The Importance of Gear Cleaning
Gear cleaning is an important part of everyday life for firefighters, who encounter everything from hydrogen cyanide to benzene and other hazardous materials during a day’s work. Read on for different options to get your gear clean and free of contaminants.
First step: Spray your gear off right after a fire scene
Simply spraying down your gear with a water hose can remove much of the soot, debris and even harmful contaminants found on gear after a fire scene. Doing an on-scene decontamination can get rid of some of the contaminants on fire gear, helping reduce your risk of exposure to cancerous materials.
What if my gear is just lightly soiled?
You’ll want to follow routine cleaning procedures. Routine cleaning is meant for spot cleaning your gear—if your entire garment requires cleaning, you’ll want to undergo an advanced cleaning.
If your gear is just lightly soiled, brush off any dry debris, then gently rinse off other debris with plain water. For further routine cleaning, you may use a utility sink. Pretreat heavily soiled areas with a non-chlorine cleaner. Using a mild detergent, gently scrub your gear with a soft bristle brush then thoroughly rinse gear in mild water.
Air dry your gear in a well-ventilated area or, if necessary, use a clothes dryer on the “air dry” or “no heat” setting. When you’re done, inspect your gear. If it’s still not clean you may need to do an advanced cleaning.
How do I complete an advanced cleaning?
Most Fire-Dex gear must be machine washed, preferably in a front-loading machine. Separate shells and liners if possible, and clean like items with other like items (clean outer shells with outer shells, liners with liners, and so on).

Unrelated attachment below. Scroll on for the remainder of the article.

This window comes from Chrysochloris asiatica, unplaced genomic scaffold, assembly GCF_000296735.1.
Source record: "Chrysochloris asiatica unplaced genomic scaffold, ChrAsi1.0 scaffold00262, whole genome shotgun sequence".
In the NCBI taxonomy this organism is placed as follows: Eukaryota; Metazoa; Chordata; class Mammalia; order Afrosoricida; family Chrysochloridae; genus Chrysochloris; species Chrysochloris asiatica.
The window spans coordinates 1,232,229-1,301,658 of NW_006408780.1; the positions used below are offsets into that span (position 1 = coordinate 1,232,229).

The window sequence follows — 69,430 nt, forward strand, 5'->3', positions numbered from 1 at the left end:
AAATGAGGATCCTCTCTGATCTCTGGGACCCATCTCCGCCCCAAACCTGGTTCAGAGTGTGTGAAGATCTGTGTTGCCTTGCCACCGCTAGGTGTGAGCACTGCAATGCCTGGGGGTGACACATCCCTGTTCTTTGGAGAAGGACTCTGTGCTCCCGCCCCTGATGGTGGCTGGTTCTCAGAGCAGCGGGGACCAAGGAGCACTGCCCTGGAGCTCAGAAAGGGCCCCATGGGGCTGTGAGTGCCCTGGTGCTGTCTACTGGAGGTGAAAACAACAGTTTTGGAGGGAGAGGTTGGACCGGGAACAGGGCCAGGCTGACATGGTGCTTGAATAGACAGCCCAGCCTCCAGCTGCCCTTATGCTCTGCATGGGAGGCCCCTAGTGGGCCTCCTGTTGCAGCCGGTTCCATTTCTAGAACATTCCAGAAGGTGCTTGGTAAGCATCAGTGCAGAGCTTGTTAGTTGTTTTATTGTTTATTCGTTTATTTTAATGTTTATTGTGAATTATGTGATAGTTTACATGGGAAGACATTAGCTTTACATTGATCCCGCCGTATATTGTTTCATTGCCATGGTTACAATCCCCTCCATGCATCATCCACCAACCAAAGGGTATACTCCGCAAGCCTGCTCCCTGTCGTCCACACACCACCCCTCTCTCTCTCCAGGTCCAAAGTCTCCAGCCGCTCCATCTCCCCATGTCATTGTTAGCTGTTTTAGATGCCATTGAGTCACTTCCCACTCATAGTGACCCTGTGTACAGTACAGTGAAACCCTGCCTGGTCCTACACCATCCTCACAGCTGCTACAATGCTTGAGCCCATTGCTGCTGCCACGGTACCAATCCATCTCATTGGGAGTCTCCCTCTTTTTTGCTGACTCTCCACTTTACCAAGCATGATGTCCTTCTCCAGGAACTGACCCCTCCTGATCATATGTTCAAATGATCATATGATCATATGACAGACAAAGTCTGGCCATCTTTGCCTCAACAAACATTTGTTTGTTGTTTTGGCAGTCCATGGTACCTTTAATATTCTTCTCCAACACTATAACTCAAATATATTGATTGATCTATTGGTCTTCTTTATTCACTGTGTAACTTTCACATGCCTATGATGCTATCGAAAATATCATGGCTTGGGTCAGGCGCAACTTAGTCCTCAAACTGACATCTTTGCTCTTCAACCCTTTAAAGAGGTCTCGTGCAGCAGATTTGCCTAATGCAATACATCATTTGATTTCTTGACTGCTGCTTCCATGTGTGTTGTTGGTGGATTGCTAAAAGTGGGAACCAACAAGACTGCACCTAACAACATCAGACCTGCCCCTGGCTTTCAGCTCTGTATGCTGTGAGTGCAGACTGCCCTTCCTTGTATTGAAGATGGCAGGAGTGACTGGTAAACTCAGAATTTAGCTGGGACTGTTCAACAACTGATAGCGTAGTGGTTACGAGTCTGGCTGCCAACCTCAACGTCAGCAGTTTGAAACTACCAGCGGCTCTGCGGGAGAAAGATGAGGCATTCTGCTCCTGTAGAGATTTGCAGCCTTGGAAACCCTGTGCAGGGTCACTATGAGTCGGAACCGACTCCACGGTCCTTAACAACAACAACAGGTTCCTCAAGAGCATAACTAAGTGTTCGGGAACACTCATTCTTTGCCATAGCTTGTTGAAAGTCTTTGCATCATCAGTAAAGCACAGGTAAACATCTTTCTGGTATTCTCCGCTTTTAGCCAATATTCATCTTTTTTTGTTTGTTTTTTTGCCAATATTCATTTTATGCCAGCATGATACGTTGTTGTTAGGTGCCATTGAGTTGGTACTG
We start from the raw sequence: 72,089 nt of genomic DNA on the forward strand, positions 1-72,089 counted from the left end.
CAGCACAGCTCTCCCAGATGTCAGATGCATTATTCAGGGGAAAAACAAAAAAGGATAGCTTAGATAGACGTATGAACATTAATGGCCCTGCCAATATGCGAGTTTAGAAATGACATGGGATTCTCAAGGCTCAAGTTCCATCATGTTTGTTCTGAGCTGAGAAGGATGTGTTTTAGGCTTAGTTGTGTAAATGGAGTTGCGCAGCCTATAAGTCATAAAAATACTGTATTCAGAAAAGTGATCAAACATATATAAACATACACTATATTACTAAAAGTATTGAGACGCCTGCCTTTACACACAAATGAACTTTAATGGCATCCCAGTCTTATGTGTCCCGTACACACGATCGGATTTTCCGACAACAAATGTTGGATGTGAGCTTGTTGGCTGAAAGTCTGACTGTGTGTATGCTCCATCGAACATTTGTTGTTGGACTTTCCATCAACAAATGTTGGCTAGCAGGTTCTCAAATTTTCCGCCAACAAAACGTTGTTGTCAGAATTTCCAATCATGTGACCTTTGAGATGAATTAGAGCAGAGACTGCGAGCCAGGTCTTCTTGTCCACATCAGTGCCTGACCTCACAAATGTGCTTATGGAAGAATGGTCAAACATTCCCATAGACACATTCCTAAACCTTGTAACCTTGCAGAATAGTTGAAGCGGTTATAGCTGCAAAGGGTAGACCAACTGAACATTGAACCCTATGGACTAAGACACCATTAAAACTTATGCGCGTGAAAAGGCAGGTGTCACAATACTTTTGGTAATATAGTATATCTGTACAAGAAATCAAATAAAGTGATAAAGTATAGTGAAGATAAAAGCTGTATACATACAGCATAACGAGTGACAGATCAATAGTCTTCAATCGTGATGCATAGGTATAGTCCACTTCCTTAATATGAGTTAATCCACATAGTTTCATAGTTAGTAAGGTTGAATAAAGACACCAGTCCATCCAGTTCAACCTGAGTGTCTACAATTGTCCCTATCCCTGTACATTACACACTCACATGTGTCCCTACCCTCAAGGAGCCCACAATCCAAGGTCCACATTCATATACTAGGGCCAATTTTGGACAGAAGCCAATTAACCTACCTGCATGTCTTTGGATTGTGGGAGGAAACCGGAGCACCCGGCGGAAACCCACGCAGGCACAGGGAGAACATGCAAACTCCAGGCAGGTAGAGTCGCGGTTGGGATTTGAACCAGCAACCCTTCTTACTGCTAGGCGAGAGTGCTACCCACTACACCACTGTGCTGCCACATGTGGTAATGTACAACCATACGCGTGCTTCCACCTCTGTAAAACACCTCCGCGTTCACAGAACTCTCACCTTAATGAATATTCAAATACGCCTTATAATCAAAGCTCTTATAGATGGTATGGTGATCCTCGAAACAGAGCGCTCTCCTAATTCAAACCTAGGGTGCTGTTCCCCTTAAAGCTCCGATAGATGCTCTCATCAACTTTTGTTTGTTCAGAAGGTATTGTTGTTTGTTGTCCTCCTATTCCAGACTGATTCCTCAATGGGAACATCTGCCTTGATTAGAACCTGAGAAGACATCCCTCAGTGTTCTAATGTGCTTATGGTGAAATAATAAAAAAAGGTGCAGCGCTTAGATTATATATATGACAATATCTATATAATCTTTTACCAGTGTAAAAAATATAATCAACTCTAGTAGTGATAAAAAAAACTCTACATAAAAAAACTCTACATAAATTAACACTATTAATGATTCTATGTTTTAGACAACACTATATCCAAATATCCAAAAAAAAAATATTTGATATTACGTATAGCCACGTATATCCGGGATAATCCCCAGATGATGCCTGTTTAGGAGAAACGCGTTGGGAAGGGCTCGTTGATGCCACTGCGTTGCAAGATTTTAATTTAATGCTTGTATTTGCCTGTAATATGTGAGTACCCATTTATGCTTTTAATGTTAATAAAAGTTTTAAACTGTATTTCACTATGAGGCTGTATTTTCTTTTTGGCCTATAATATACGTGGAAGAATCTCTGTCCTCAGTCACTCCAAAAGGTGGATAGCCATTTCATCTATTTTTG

Never take soiled or contaminated gear home with you or wash them in your home washing machine, and never use a commercial dry cleaner.
How often should I do an advanced cleaning?
Firefighting coats and trousers should be cleaned according to advanced cleaning procedures at least once every 12 months, even if your gear appears to be clean. Not all soiling is visible, but doing an advanced cleaning once a year will help ensure you’re not using ensemble elements that are contaminated.
What if my gear is covered in bodily fluids?
When bodily fluids are present on your gear, act as if they are infectious. Wear non-porous gloves as well as goggles or a face shield to prevent coming into contact with the fluids. Once identified, someone who has received appropriate decontamination training should clean the garment or the gear should be sent to a verified ISP.
What if my gear has been contaminated with hazardous materials?
Bag and tag your gear on-scene to isolate it and ensure nothing else is contaminated. Consult the local HazMat team or health department for help in determining the type of contaminant and how to properly clean your gear.
Gear can potentially be decontaminated, however, determining successful decontamination is tricky. Consult with a trained professional before you decide to reuse a protective ensemble exposed to known levels of contamination.
What if I’ve been in a CBRN situation?
If your gear has been contaminated in a chemical, biological, radiological or nuclear defense terror attack, you’ll need to retire the gear.
At Fire-Dex, we offer gear and accessories to minimize repeated exposure to harmful carcinogens and other chemicals. Our TECGEN51 PPE product line is lighter, more comfortable gear for 90% of first responder calls. Our latest H41 Interceptor fire hood protects against harmful carcinogens on the head and neck.
Learn more about gear cleaning by taking our NFPA 1851 trainings.